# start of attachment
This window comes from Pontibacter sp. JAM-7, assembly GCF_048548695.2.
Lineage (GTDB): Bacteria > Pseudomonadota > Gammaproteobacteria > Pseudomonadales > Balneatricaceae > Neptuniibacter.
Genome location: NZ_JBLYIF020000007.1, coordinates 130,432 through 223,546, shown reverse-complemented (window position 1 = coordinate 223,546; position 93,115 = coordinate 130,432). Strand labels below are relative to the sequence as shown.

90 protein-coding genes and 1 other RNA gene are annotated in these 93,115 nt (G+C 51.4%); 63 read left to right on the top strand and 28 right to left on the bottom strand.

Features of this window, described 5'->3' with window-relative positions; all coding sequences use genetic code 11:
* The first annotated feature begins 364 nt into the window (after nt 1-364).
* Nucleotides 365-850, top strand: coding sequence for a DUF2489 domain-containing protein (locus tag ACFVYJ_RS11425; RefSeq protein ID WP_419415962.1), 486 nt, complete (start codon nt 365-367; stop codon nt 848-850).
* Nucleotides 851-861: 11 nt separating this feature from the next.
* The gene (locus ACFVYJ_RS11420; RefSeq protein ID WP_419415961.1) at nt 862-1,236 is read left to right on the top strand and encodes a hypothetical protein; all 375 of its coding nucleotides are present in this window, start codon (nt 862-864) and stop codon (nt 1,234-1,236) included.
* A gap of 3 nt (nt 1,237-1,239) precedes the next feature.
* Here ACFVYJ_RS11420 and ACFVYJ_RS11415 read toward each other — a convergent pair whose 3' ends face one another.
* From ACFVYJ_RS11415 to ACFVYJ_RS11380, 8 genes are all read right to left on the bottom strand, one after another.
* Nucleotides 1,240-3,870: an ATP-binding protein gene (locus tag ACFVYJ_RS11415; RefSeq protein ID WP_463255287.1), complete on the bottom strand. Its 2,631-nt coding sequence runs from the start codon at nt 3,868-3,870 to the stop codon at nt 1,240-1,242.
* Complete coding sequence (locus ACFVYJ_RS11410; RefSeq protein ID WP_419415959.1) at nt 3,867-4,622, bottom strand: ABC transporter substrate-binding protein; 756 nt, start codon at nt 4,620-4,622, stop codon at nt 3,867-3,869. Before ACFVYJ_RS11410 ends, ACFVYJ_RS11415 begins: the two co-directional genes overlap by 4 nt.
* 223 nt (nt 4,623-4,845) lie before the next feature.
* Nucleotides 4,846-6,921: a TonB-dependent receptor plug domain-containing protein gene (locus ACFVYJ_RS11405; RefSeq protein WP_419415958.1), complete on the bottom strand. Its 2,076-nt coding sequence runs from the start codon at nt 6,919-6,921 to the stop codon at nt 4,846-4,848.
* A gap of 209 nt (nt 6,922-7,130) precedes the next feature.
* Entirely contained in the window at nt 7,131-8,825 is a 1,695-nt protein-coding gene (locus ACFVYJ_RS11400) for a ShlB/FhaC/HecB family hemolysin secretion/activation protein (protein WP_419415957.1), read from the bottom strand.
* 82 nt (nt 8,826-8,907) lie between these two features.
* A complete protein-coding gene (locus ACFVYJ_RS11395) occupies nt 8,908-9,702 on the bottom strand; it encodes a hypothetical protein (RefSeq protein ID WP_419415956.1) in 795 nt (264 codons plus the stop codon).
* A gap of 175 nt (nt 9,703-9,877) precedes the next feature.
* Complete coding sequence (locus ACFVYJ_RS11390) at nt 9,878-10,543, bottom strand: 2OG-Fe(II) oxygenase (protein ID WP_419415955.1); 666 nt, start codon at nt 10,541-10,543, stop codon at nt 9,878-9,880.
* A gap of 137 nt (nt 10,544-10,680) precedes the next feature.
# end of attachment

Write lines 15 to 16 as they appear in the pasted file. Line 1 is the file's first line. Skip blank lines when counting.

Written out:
* 223 nt (nt 4,623-4,845) lie before the next feature.
* Nucleotides 4,846-6,921: a TonB-dependent receptor plug domain-containing protein gene (locus ACFVYJ_RS11405; RefSeq protein WP_419415958.1), complete on the bottom strand. Its 2,076-nt coding sequence runs from the start codon at nt 6,919-6,921 to the stop codon at nt 4,846-4,848.